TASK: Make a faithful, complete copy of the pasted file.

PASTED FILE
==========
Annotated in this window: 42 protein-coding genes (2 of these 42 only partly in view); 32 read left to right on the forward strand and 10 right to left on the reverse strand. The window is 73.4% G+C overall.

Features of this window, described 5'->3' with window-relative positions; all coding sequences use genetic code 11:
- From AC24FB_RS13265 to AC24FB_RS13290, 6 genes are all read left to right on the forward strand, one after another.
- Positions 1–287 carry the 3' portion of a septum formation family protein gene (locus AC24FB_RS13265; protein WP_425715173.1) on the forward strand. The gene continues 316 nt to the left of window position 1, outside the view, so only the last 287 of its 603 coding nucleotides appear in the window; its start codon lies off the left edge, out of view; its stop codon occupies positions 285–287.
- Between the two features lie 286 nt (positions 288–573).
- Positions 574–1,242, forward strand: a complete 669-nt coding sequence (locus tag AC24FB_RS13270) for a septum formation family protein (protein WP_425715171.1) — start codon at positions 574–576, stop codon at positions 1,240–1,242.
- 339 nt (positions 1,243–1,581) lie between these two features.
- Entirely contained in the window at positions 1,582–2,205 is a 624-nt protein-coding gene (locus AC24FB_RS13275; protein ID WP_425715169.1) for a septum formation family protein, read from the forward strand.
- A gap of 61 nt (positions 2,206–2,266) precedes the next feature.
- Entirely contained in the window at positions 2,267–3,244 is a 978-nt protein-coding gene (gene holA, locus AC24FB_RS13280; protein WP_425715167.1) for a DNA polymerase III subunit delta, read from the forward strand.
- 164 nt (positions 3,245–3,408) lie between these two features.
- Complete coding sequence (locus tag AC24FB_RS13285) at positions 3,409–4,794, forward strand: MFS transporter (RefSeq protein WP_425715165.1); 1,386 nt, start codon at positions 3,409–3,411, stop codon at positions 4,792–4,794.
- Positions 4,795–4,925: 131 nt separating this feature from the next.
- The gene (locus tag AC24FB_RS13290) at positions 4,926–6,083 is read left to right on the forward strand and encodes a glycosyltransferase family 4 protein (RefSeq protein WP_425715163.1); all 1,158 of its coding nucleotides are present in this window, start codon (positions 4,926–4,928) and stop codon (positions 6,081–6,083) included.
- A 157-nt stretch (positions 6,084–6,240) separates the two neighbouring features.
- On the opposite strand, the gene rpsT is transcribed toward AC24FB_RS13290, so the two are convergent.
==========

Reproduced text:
Annotated in this window: 42 protein-coding genes (2 of these 42 only partly in view); 32 read left to right on the forward strand and 10 right to left on the reverse strand. The window is 73.4% G+C overall.

Features of this window, described 5'->3' with window-relative positions; all coding sequences use genetic code 11:
- From AC24FB_RS13265 to AC24FB_RS13290, 6 genes are all read left to right on the forward strand, one after another.
- Positions 1–287 carry the 3' portion of a septum formation family protein gene (locus AC24FB_RS13265; protein WP_425715173.1) on the forward strand. The gene continues 316 nt to the left of window position 1, outside the view, so only the last 287 of its 603 coding nucleotides appear in the window; its start codon lies off the left edge, out of view; its stop codon occupies positions 285–287.
- Between the two features lie 286 nt (positions 288–573).
- Positions 574–1,242, forward strand: a complete 669-nt coding sequence (locus tag AC24FB_RS13270) for a septum formation family protein (protein WP_425715171.1) — start codon at positions 574–576, stop codon at positions 1,240–1,242.
- 339 nt (positions 1,243–1,581) lie between these two features.
- Entirely contained in the window at positions 1,582–2,205 is a 624-nt protein-coding gene (locus AC24FB_RS13275; protein ID WP_425715169.1) for a septum formation family protein, read from the forward strand.
- A gap of 61 nt (positions 2,206–2,266) precedes the next feature.
- Entirely contained in the window at positions 2,267–3,244 is a 978-nt protein-coding gene (gene holA, locus AC24FB_RS13280; protein WP_425715167.1) for a DNA polymerase III subunit delta, read from the forward strand.
- 164 nt (positions 3,245–3,408) lie between these two features.
- Complete coding sequence (locus tag AC24FB_RS13285) at positions 3,409–4,794, forward strand: MFS transporter (RefSeq protein WP_425715165.1); 1,386 nt, start codon at positions 3,409–3,411, stop codon at positions 4,792–4,794.
- Positions 4,795–4,925: 131 nt separating this feature from the next.
- The gene (locus tag AC24FB_RS13290) at positions 4,926–6,083 is read left to right on the forward strand and encodes a glycosyltransferase family 4 protein (RefSeq protein WP_425715163.1); all 1,158 of its coding nucleotides are present in this window, start codon (positions 4,926–4,928) and stop codon (positions 6,081–6,083) included.
- A 157-nt stretch (positions 6,084–6,240) separates the two neighbouring features.
- On the opposite strand, the gene rpsT is transcribed toward AC24FB_RS13290, so the two are convergent.